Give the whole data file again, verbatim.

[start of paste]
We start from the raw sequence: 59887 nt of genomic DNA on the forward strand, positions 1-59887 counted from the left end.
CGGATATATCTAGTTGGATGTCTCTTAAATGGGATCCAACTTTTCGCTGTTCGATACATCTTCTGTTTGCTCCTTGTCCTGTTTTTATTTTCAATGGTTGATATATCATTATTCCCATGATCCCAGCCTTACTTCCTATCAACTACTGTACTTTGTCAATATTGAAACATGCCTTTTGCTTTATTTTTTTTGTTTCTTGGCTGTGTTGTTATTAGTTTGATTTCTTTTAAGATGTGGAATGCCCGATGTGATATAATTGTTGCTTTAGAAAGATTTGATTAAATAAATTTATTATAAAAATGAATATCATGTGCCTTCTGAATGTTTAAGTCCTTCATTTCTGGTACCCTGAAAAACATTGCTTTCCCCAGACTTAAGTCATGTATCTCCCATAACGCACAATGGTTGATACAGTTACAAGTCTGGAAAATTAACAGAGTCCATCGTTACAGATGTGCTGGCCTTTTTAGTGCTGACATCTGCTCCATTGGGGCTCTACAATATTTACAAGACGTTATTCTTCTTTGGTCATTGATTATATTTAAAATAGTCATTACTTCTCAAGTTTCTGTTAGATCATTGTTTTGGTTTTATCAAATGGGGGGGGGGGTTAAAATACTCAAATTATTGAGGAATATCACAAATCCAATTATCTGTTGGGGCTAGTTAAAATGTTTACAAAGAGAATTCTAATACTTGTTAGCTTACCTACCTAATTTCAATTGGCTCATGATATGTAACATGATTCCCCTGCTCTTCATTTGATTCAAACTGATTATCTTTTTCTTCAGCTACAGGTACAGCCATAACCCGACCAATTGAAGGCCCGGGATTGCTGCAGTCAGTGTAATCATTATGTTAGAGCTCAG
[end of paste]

We start from the raw sequence: 59887 nt of genomic DNA on the forward strand, positions 1-59887 counted from the left end.
CGGATATATCTAGTTGGATGTCTCTTAAATGGGATCCAACTTTTCGCTGTTCGATACATCTTCTGTTTGCTCCTTGTCCTGTTTTTATTTTCAATGGTTGATATATCATTATTCCCATGATCCCAGCCTTACTTCCTATCAACTACTGTACTTTGTCAATATTGAAACATGCCTTTTGCTTTATTTTTTTTGTTTCTTGGCTGTGTTGTTATTAGTTTGATTTCTTTTAAGATGTGGAATGCCCGATGTGATATAATTGTTGCTTTAGAAAGATTTGATTAAATAAATTTATTATAAAAATGAATATCATGTGCCTTCTGAATGTTTAAGTCCTTCATTTCTGGTACCCTGAAAAACATTGCTTTCCCCAGACTTAAGTCATGTATCTCCCATAACGCACAATGGTTGATACAGTTACAAGTCTGGAAAATTAACAGAGTCCATCGTTACAGATGTGCTGGCCTTTTTAGTGCTGACATCTGCTCCATTGGGGCTCTACAATATTTACAAGACGTTATTCTTCTTTGGTCATTGATTATATTTAAAATAGTCATTACTTCTCAAGTTTCTGTTAGATCATTGTTTTGGTTTTATCAAATGGGGGGGGGGGTTAAAATACTCAAATTATTGAGGAATATCACAAATCCAATTATCTGTTGGGGCTAGTTAAAATGTTTACAAAGAGAATTCTAATACTTGTTAGCTTACCTACCTAATTTCAATTGGCTCATGATATGTAACATGATTCCCCTGCTCTTCATTTGATTCAAACTGATTATCTTTTTCTTCAGCTACAGGTACAGCCATAACCCGACCAATTGAAGGCCCGGGATTGCTGCAGTCAGTGTAATCATTATGTTAGAGCTCAG